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Hmmm, I had not heard about this. We've hiked and backpacked extensively in that area. Here's a view from the AT along Bigelow Ridge, overlooking Flagstaff Lake as seen at the top of your map:



While its fairly rugged through there, its not really that remote...

 

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Well at least her wishes were followed up on. Albiet 2 years too late.
A person without a natural sense of direction should not be in the woods alone.
A person like that could get lost in a city but it would not be as dangerous as there are people to ask directions of.
Oh, and your text would probably go through.
 

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Sad:(

However, as the article say..."she had a lousy sense of direction" ...That sez it all...nothing beats a Great Compass, and Quality GPS...however, at 66 years old...even I would not venture out in a place like that without a solid set of Self Help tools...Hell, even then I doubt if I would give it a go....
 

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Unfortunately it was an understandable outcome given the individual and the circumstances. Not everyone has the situational awareness that many of us take for granted. I'm sure we all could propose alternate happy endings if only she had done this, or that. However the sad reality is she lacked basic outdoor survival instincts and skills. Give her credit that she did not panic. :(
 

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Just a by note. Wear a watch with hands. It can give you a close proximity to south. By pointing the hour hand at the sun, half way between the hour hand and 12 0''clock is south. At least it will keep you going in a straight line. The closer to the equator the better the results. In the far north it doesn't work well as the sun goes around you, not over.
 

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In all reality she did EXACTLY what she was supposed to do when hopelessly lost. She stayed put rather than wandering further into the unknown. I have no earthly idea how she was NOT found within 30 day's before she finally died. She was not that far off the well marked trail and I would have expected a helicopter with I.R capabilities to have spotted her. If anyone here ever gets lost in the wilderness build and maintain a fire and keep material that creates a lot of smoke handy "pine boughs work well" to throw onto the fire if you hear helicopters or planes nearby. Also, carry a safety whistle and signal mirror and use them often when lost. The sound of a whistle can, depending on terrain, carry up to a mile. Weather permitting, high ground is your friend when lost but do not leave yourself overly exposed to the elements.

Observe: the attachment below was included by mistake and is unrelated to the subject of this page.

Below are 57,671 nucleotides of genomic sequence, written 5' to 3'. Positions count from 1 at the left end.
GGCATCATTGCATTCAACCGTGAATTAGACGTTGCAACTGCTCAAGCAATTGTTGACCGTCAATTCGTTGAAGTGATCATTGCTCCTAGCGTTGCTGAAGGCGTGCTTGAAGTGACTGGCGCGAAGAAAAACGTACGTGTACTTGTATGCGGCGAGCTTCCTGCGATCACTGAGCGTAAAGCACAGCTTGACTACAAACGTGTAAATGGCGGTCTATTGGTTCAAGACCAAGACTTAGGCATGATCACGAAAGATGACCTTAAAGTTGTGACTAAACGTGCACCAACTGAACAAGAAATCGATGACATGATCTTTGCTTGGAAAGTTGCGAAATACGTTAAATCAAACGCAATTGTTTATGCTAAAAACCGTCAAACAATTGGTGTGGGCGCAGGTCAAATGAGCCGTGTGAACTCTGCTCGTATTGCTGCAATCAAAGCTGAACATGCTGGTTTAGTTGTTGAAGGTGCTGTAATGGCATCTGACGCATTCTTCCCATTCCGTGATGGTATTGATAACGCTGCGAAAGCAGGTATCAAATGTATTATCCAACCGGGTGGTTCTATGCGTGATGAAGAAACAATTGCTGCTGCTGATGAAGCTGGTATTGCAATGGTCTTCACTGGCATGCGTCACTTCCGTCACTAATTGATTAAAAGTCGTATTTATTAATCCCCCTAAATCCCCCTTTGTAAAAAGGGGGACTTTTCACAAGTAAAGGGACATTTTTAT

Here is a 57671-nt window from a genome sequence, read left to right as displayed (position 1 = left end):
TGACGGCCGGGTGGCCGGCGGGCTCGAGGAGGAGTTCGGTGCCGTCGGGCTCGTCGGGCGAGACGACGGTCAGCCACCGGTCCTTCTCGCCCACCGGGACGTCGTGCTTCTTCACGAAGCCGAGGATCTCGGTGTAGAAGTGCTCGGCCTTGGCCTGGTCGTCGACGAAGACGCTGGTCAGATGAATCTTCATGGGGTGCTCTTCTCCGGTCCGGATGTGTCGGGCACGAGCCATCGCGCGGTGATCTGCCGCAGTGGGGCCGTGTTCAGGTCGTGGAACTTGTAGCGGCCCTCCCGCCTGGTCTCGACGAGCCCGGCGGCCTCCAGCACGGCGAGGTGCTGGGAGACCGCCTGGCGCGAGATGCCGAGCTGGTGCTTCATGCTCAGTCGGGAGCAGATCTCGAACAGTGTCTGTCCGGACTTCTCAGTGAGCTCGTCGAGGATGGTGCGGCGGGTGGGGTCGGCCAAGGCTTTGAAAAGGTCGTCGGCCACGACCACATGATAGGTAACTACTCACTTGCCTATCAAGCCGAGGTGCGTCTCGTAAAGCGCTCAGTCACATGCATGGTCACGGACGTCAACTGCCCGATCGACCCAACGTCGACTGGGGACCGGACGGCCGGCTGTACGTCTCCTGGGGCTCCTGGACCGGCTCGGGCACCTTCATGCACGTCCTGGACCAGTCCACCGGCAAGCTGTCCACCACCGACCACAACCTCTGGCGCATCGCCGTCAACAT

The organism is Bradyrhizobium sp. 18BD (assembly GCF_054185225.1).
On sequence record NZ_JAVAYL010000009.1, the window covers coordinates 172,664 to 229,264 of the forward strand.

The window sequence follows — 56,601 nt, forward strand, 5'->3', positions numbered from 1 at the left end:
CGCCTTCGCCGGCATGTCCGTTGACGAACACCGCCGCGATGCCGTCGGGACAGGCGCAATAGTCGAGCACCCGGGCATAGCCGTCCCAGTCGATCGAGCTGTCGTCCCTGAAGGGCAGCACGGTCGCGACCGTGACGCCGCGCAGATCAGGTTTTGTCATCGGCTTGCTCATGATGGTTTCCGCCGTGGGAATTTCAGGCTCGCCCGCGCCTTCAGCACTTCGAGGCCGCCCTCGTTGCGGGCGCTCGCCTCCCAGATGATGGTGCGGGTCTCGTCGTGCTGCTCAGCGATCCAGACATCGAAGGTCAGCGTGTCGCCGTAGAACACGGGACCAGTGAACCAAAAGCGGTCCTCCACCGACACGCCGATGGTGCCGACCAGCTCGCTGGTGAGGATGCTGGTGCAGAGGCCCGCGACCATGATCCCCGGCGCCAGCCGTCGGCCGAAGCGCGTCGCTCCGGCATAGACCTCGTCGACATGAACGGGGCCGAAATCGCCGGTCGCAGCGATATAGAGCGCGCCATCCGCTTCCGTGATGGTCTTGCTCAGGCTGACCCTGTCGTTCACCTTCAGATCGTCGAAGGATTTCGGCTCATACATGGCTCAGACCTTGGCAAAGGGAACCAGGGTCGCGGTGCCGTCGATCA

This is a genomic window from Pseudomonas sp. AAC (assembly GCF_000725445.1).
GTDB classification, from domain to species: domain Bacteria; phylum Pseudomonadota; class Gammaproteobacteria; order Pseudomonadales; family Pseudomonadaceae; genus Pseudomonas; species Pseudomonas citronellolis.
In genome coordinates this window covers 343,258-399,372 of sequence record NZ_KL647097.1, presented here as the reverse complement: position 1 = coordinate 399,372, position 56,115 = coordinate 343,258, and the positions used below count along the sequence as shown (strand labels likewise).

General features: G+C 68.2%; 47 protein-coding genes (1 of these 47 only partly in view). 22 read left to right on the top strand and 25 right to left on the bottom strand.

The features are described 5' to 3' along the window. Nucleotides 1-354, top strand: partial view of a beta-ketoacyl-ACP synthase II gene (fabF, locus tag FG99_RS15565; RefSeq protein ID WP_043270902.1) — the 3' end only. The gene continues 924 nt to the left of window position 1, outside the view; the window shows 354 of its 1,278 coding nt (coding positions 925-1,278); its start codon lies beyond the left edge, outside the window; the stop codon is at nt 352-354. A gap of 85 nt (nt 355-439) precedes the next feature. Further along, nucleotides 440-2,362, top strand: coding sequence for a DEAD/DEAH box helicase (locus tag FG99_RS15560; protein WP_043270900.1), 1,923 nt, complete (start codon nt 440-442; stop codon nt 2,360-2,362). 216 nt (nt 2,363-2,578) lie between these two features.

Tom
 

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Just a by note. Wear a watch with hands. It can give you a close proximity to south. By pointing the hour hand at the sun, half way between the hour hand and 12 0''clock is south. At least it will keep you going in a straight line. The closer to the equator the better the results. In the far north it doesn't work well as the sun goes around you, not over.
That is amazing! Will be out with watch and compass today to marvel at this.

Also this north of the Tropic of Cancer:

If you have nothing but the sun, when the sun is at its highest points in the day it is due south. Put your spine to the sun and stretch your arms out , looking straight ahead is north, west is left hand (they rhyme to remember) east is right hand.

(Tropic of Cancer bisects Mexico, lies just North of Cuba and bisects India as a reference.)
 
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Exactly. As sad as this story is there must be more to it. How did she not be found?


In all reality she did EXACTLY what she was supposed to do when hopelessly lost. She stayed put rather than wandering further into the unknown. I have no earthly idea how she was NOT found within 30 day's before she finally died. She was not that far off the well marked trail and I would have expected a helicopter with I.R capabilities to have spotted her. If anyone here ever gets lost in the wilderness build and maintain a fire and keep material that creates a lot of smoke handy "pine boughs work well" to throw onto the fire if you hear helicopters or planes nearby. Also, carry a safety whistle and signal mirror and use them often when lost. The sound of a whistle can, depending on terrain, carry up to a mile. Weather permitting, high ground is your friend when lost but do not leave yourself overly exposed to the elements.


Tom
 
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